Due to the lack of hospitals in the area, the villagers would have to travel a long way to consult a specialist doctor in the city. Initially, Mr. Harish collected the patient data, such as the patient name, previous history, symptoms, and pictures of the affected area. Then, he sent them to Dr. Sathish via WhatsApp. After a thorough analysis of the pictures and symptoms of the patient, he established a diagnosis and sends across the prescription, only if the ailment is treatable through teleconsultation or else the patient is asked to either consult him in-person or is suggested to see a doctor nearby in their area.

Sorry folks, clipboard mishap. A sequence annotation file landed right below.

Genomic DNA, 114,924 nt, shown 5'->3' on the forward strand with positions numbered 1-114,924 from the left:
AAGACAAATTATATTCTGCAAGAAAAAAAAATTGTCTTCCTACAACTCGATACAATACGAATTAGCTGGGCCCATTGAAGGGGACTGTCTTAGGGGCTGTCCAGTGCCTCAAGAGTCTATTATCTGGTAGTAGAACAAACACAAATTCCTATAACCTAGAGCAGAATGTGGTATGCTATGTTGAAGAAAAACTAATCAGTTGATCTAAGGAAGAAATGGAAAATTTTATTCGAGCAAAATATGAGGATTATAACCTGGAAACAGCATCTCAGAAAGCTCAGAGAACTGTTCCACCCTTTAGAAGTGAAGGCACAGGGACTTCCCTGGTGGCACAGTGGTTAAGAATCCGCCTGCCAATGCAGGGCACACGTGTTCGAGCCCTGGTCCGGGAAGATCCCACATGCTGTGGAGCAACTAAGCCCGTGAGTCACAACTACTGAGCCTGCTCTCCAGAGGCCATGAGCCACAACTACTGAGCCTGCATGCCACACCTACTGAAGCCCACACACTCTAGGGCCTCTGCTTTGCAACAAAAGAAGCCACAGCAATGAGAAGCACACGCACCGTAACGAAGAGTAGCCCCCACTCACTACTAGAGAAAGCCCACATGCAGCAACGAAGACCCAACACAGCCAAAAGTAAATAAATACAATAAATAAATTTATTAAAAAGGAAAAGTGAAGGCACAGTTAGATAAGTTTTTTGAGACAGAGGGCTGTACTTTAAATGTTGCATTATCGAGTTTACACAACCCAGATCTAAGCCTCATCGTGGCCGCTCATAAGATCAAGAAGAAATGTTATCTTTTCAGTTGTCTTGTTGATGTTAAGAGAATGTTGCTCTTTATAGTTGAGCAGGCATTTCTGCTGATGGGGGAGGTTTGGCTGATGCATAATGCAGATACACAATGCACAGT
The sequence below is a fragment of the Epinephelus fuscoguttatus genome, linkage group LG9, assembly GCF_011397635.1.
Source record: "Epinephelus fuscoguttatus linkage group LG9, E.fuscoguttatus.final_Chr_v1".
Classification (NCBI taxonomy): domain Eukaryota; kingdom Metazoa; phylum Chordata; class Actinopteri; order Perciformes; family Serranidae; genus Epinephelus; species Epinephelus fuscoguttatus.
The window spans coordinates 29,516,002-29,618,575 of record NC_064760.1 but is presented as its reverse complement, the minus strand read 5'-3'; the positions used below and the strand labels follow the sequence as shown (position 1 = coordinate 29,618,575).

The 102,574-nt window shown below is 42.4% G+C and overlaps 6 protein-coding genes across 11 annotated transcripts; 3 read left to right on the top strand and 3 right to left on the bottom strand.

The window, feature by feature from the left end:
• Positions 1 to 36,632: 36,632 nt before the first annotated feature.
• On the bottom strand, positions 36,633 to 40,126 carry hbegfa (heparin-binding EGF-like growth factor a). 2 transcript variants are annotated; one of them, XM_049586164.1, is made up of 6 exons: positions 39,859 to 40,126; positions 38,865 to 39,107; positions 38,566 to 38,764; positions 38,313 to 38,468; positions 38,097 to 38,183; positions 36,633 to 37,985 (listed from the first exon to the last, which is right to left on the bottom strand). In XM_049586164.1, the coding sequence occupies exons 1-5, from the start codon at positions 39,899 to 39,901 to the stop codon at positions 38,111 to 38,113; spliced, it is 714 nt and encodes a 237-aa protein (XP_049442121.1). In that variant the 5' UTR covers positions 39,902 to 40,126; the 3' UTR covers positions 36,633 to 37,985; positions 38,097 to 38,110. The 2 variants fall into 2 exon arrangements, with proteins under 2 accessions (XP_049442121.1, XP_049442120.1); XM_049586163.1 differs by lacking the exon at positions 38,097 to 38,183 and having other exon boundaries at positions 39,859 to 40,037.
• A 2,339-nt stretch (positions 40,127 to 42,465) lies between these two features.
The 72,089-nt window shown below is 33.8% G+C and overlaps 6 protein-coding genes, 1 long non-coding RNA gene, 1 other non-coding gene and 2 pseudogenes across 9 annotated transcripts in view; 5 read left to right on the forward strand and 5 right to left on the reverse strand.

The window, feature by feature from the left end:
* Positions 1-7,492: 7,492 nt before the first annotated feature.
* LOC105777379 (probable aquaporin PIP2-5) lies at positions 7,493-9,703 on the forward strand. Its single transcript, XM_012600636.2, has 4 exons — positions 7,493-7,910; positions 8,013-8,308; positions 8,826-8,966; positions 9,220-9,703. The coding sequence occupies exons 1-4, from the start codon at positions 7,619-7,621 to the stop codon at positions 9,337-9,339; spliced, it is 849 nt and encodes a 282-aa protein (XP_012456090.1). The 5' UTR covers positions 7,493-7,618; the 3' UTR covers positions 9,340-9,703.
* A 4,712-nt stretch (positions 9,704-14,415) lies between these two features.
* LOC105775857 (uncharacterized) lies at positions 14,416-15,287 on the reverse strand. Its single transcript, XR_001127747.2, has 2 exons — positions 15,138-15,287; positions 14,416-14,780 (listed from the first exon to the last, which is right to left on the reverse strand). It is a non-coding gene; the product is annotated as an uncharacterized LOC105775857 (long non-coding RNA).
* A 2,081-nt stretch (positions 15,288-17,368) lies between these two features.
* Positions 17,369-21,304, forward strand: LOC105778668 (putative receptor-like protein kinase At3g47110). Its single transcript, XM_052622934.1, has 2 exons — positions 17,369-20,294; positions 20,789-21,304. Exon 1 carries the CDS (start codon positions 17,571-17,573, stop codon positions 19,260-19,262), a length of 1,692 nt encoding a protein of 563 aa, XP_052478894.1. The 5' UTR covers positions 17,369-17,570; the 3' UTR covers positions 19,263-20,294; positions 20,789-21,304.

The process was strenuous and required to keep multiple documents on a day-to-day basis like patient details, diagnosis, and physical consent forms which the Government has made mandatory for the patient to sign to show they are willing to receive teleconsultation.


With Primary Health Care Centres now providing easy accessibility to super speciality services, patients suffering from diseases need not travel to hospitals in the city to seek treatment instead can stop by the PHC and obtain quality treatment free of cost and once cured can resume their day-to-day work without causing a hindrance to their survival. Given the current situation, it won’t be wrong to say that telemedicine has indeed augmented health care delivery in India especially in such trying times.


Referral Management Systems: Will they ever Rule the World?

MetahOS Referral Management System